On the eve of the Windows 7 launch, there has been a surge of new all-in-one (AIO) PC announcements by traditional PC vendors and monitor brands—most recently Apple’s two new iMacs. AIOs have been around for many years, but many in this new crop of products address entry-level price points, while others promote the use of touch as a new interface for personal computing.
“This wave of new AIO products was targeting entry-level-price points for desktop PCs until LCD panel prices rose in the second half of 2009,” noted Chris Connery, DisplaySearch Vice President of PC and Large Format Commercial Displays. “Many of these products have been re-positioned to emphasize the enhanced features of Windows 7; lower-priced AIO products, including nettops, may emerge in 2010.”
Many of the current crop of AIOs began as low-priced Intel Atom-based nettop PCs, in the hope that they could reach new entry level price points for desktop configurations just as mini-notes (netbooks) did for portable PCs. However, the LCD panel shortage during the first three quarters of 2009 drove desktop LCD panel prices up significantly, and developers recognized that a $399 price point was not possible for mass-market products in 2009. Development efforts were shifted from simple, low-priced AIOs toward products that take advantage of new technologies integrated into the operating system, shifting attention to ease-of-use at an appropriate price point. These new AIOs heavily leverage multi-touch capabilities integrated into Microsoft Windows 7 operating system, for example.
Interaction with personal computers has evolved from punch cards to keyboards to mice, and there is clear momentum for the next input interface to be touch (with other possibilities like voice recognition also in the works). Touch screen interfaces have been accepted as the primary—or only—interface on many CE devices, especially smartphones (which now pack as much computing power as older PC products). While touch screens are a hot topic in the PC industry, not all vendors are taking the same approach. Apple, for example, did not include touch screen interfaces in their new AIOs, instead focusing on enhancing the touch features of its mouse. Meanwhile, vendors like HP seem to be taking a bigger-picture view in leveraging touch as an interface for PCs, beginning with inclusion of touch screen displays in its TouchSmart line of PCs in 2006. HP’s direction for touch recognizes that it is becoming a new way to interface with the PC, and that new ways to compute and access or manipulate data are evolutionary rather than revolutionary.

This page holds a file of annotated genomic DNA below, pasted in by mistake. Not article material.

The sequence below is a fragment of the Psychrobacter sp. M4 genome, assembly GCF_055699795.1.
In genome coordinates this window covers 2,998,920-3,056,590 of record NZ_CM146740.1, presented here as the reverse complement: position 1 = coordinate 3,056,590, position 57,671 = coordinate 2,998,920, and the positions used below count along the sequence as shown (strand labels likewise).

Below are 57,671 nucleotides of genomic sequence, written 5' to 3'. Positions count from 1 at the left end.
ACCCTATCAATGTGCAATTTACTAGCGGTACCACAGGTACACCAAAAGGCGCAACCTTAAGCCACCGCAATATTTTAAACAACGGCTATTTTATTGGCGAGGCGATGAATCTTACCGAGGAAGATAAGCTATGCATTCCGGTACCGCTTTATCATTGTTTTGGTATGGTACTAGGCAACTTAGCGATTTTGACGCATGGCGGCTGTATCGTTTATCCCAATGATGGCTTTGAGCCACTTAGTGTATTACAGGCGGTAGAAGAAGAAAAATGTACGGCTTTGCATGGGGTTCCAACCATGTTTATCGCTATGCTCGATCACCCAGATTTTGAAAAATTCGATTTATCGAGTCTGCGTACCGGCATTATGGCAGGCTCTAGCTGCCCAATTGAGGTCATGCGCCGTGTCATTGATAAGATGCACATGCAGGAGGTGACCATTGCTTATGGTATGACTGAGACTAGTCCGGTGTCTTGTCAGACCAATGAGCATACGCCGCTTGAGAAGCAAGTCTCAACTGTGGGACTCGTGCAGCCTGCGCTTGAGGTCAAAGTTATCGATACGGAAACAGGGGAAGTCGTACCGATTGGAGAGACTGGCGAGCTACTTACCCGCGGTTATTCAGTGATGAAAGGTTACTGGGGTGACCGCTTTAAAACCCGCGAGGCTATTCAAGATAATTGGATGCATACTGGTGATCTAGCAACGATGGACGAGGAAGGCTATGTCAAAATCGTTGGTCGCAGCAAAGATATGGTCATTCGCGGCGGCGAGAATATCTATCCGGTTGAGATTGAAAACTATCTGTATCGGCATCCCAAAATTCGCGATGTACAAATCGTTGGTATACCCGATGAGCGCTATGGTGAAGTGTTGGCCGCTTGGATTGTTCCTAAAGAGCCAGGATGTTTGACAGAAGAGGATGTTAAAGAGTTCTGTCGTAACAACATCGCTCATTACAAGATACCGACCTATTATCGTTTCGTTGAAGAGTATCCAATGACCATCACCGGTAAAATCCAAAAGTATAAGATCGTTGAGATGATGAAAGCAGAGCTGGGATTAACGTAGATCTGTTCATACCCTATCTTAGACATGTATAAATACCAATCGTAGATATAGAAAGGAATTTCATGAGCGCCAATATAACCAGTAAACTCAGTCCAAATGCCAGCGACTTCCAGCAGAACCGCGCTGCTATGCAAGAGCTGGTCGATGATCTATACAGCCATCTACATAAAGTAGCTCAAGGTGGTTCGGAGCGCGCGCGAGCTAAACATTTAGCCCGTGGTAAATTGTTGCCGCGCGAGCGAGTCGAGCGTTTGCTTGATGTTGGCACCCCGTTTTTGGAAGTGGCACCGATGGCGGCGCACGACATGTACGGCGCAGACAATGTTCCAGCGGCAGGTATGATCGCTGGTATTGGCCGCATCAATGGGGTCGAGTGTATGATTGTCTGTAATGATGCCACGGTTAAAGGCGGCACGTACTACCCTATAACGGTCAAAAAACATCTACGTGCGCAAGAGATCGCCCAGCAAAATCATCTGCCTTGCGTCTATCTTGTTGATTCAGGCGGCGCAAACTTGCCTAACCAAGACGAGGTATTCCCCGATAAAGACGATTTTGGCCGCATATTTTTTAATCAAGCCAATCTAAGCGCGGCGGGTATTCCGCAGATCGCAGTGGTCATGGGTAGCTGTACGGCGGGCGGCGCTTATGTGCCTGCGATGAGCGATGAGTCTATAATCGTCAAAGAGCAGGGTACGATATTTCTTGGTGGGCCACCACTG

In addition to Apple’s AIO PC announcement on October 20, other notable product announcements within the year include Dell’s Studio 19 and Lenovo’s IdeaCentre, along with prototypes and production models from companies such as Acer, Asus, BenQ, Fujitsu, Gateway, MSI, Sony, ViewSonic and a host of other PC and peripheral companies. As both the Windows 7 and the US holiday launch dates approach, announcements for such products are accelerating.
- In recent quarters, DisplaySearch has revised its outlook for the AIO desktop PC category upward to 5.9M units for 2010 (up from shipments of just 3.2M worldwide in 2007). Many trends were considered in this recent upward revision: Low-priced AIOs for the newly price-conscious US consumer and for China’s first-time PC buyers
- Entry-level price-points for products for the commercial markets across the globe focused on cloud computing
- Exciting form factors and new technologies for emerging markets like upwardly-mobile consumers in China’s fast-growing cities
Additional leading indicators show that AIO PCs in their various iterations from low-end, entry-level PCs to feature-rich, state-of-the art technologies are set to drive demand for personal computing in coming years.